On the Structure and Development of the Cysticercus cellulosae, as Found in the Pig, by George Rainey

View transcription
                                by Schwann. For by the most careful 
examination of these organs both recent & 
after the application of acids, I have not been 
able to distinguish any thing which can be 
looked upon as a cell or cell nucleus cal=
culated to give the idea of their being de=
veloped from cells, or independence of cells 
according to the theory of that physiologist, 
but on the contrary all the various forms 
& characters which they present during 
the process of their formation simply in=
dicate the coalescence of very minute spherules 
of an homogeneous material, exceeding many 
times the number of a complete set of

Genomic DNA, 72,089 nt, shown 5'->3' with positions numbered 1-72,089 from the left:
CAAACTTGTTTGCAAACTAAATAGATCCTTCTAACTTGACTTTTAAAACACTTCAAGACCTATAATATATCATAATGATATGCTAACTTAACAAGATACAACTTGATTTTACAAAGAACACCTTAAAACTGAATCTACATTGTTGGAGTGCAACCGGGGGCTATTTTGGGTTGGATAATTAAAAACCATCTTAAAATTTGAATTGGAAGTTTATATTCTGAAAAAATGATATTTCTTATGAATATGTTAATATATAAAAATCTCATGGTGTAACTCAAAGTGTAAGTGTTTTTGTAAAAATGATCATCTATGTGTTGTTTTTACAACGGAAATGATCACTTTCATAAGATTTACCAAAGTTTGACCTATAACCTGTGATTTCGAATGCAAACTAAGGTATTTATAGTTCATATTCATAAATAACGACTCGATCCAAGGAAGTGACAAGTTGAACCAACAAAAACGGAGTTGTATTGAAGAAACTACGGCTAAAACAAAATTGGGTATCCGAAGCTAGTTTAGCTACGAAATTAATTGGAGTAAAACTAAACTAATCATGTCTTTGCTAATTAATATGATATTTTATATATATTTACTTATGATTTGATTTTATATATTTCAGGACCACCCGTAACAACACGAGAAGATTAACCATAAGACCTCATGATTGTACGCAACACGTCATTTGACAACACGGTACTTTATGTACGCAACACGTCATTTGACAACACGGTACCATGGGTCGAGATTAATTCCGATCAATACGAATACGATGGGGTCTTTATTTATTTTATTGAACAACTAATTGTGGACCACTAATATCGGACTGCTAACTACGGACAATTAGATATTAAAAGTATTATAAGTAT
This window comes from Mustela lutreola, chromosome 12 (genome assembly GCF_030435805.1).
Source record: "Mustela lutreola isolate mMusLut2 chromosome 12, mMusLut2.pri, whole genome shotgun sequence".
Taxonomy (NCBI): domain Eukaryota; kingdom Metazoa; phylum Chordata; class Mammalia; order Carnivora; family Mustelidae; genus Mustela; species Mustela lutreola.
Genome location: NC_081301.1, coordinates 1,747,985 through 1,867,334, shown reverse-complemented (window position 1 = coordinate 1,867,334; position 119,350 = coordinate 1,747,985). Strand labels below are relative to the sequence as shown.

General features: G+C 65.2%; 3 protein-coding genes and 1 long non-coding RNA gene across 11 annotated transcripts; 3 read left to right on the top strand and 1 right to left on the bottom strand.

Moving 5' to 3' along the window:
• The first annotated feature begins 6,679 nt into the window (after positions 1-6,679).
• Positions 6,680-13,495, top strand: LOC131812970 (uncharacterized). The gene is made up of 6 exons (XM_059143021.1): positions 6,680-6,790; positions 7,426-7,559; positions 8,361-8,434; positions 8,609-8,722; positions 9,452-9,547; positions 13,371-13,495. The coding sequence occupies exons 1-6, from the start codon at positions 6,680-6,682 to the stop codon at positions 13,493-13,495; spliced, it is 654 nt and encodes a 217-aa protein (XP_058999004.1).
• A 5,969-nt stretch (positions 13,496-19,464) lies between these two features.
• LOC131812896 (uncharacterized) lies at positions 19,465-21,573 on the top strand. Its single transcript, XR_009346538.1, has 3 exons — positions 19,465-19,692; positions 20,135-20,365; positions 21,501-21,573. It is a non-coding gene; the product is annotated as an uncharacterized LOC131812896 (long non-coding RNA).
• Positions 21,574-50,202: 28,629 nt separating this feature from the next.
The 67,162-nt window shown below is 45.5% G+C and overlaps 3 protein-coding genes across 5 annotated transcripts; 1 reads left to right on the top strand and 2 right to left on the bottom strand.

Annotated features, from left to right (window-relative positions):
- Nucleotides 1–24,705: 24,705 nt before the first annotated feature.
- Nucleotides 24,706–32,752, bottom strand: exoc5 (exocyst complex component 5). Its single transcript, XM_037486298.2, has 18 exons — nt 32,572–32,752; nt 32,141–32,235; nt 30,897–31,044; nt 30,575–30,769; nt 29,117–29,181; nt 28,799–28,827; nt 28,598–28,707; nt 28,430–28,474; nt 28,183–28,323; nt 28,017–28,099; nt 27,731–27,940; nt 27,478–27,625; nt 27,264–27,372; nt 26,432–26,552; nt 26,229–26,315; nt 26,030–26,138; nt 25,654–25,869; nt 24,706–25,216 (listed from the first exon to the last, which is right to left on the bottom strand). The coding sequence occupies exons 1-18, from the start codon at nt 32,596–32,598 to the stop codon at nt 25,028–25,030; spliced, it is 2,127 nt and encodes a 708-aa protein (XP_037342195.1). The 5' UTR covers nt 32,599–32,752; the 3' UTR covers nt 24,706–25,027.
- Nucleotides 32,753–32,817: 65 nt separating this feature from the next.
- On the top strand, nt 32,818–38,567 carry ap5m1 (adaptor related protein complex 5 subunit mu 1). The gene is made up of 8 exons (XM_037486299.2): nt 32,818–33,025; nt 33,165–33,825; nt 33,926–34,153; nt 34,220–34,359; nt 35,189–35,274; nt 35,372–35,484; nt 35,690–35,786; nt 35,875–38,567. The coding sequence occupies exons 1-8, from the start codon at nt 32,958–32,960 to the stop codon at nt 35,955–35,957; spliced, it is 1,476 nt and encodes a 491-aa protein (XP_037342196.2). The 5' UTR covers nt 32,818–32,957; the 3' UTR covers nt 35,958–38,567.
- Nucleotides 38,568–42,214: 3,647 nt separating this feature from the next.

hooklets, into small globular masses, 
& these again into larger ones, & so on suc=
cessively, until a recognisable portion of a hooklet comes into view, which coal=
escing with other parts similarly formed, 
builds up as it were an entire organ.
It is worthy of remark that if these 
structures had been produced directly from 
the metamorphosis of previously existing cells, 
the circumstances connected with their for=
mation would have been the most favoura=
ble for observing both the original cells & 
the changes which they passed through; 
indeed, so much so, that it is almost im=
possible that they should have escaped notice. 
First, because these parts are of such a size 
& degree of transparency as to admit of 
examination with the highest powers of 
the microscope without the necessity of 
Please login to transcribe

Manuscript details

George Rainey
Open IIIF manifest
(What's this?)
This is a link to the IIIF web URL for this item. You can drag and drop the IIIF image link into other compatible viewers

Cite as

On the Structure and Development of the Cysticercus cellulosae, as Found in the Pig, by George Rainey, 1857. From The Royal Society, PT/56/8



Please login to comment